Imagine you could press a button. This button ablates away your mind, so you are no more intelligent than a cow, and stimulates the pleasure centers of your brain for the rest of your long life. Would you press it - would you destroy your essential "self" in exchange for pleasure? I would not. Many people would not. Human motivation is more complicated than just pleasure and pain.
See also this comic.
I think the reason you find the connection so strong is that humans tend to embed utilitarianism in their logic. However, this does not mean the system of ethics is maximizing pleasure/minimizing pain.
On a recent question I asked, I came across this phrasing from the Taoist concept of Tao:
[Tao] means a road, path, way; and hence, the way in which one does something; method, doctrine, principle. The Way of Heaven, for example, is ruthless; when autumn comes 'no leaf is spared because of its beauty, no flower because of its fragrance'. The Way of Man means, among other things, procreation; and eunuchs are said to be 'far from the Way of Man'. Chu Tao is 'the way to be a monarch', i.e. the art of ruling. Each school of philosophy has its tao, its doctrine of the way in which life should be ordered. Finally in a particular school of philosophy whose followers came to be called Taoists, tao meant 'the way the universe works'; and ultimately something very like God, in the more abstract and philosophical sense of that term.[
Emphasis is mine. The Taoist philosophy, if distilled (perhaps too far), is to be in harmony with nature. While there may be aspects of maximizing pleasure/minimizing pain which arrive from how people are, that is not an overriding objective of their ethics.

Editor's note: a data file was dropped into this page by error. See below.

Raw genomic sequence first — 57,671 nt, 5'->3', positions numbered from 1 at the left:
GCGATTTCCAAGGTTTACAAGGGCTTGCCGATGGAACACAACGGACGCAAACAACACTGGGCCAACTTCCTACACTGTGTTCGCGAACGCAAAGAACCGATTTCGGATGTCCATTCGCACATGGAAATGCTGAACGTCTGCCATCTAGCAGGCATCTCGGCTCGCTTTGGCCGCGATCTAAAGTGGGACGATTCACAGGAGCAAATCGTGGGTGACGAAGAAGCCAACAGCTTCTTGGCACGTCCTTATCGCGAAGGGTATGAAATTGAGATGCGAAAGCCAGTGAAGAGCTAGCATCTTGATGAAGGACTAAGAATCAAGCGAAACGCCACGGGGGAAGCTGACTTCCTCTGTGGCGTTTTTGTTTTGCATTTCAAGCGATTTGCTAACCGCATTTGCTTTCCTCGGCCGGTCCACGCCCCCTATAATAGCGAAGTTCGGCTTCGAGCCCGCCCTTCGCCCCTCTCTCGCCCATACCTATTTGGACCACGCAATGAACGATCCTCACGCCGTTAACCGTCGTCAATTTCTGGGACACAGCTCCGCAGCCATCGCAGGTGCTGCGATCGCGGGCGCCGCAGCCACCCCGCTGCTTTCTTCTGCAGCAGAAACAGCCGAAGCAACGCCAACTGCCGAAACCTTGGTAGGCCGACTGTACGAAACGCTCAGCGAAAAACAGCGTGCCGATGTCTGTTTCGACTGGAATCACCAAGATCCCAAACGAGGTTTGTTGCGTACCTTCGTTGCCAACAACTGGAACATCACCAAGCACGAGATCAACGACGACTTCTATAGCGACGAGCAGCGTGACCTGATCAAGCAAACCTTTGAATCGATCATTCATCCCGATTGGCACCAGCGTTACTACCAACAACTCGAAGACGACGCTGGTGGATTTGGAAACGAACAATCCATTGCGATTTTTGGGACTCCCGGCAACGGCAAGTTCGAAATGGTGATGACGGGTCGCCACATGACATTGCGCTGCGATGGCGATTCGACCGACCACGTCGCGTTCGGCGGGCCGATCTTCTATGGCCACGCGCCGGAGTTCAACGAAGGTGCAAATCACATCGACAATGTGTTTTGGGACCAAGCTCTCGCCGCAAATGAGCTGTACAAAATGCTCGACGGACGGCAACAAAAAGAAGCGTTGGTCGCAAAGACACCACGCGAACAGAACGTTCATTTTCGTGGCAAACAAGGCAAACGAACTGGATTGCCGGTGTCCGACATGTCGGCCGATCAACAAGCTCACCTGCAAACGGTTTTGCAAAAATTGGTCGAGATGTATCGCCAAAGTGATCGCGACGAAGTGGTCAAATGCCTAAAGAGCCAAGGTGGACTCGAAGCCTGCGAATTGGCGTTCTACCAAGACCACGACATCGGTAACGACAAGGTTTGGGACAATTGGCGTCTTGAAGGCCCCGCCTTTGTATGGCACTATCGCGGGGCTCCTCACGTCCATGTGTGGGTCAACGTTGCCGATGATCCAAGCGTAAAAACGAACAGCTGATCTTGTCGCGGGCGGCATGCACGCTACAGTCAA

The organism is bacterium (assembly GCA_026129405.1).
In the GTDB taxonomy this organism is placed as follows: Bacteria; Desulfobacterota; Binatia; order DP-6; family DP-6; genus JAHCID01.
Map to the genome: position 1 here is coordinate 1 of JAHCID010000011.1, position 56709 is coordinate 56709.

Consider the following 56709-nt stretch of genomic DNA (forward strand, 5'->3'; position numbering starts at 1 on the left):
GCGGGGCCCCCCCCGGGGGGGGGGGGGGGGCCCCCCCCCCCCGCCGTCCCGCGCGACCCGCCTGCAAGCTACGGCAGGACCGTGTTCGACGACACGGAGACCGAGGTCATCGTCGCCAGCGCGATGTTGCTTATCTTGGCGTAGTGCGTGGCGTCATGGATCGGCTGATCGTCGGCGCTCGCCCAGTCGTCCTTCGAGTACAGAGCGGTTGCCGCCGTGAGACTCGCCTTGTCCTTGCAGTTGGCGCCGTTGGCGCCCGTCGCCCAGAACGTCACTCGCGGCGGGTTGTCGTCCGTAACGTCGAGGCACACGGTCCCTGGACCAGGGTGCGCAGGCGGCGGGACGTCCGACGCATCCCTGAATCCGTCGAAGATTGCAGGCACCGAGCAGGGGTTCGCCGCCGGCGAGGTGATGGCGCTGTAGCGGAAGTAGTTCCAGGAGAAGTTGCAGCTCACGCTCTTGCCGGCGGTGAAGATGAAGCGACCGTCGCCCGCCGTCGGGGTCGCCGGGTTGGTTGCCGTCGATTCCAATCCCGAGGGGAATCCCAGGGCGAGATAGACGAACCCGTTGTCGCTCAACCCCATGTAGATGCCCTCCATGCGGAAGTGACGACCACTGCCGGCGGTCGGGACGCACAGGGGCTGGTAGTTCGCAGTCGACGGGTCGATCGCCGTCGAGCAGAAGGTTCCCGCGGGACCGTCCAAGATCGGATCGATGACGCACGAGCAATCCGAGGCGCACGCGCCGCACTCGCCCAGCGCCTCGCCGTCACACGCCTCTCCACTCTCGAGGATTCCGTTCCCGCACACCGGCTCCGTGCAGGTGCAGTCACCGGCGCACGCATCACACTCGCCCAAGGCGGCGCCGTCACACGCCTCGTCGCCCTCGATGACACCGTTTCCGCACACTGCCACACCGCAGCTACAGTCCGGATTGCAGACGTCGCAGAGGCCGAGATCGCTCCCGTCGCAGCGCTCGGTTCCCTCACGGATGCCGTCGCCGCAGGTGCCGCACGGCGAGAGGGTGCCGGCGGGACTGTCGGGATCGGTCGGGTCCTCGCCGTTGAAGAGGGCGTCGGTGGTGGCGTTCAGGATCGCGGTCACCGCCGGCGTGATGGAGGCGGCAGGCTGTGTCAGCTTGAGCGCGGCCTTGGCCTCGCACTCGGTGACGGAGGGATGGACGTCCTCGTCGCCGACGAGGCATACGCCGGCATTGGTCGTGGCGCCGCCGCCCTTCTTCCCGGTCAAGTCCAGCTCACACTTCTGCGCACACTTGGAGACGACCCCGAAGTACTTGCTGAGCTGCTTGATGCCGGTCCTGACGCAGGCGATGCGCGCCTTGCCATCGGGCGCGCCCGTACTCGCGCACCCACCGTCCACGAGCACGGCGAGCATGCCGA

If we do not understand someone else's system of ethics, this pleasure/pain aspect can be an easy to explore common ground. But, in many cases, it is not the fundamental underlying structure of the ethics, but merely a layer built upon it. And, indeed, it is a popular structure. There does appear to be a human universal regarding it, although the exact wording of said universal may be tricky to pin down.
Anecdotally, I would encourage one to look at the cases where we see someone inflict pain "out of love." We quickly see utilitarian phrasings crop up (such as "eternal pleasure" in some religious domains), but, personally, I find that if you really look at those situations, the pain causing individual rarely can hold onto such utilitarian phrasings. I would argue that there is a deeper aspect of their system of ethics coming forward, which is being imperfectly rendered as a utilitarian phrasing due to lack of any other way to communicate that which is truly behind their actions. This imperfection can be seen in philosophical topics such as Pascal's Wager, which have been subject to great scrutiny.
Consider this inexhaustive list of ethical types, (from: Ethics).
On the surface, it may seem as though some of these are explicitly not reducible to the maximisation of pleasure. For example, duty-based ethics seems to be about an externally-imposed ethic - that of duty - to which one subjugates themselves.
Supernaturalism seems to demand an obedience to a god rather than one's own pleasure.
Virtue ethics requires a person to act according to an arbitrary set of virtues nominated by a group/culture/society.
But upon closer examination, we can see that these can indeed be reducible to a maximisation of pleasure by the actor.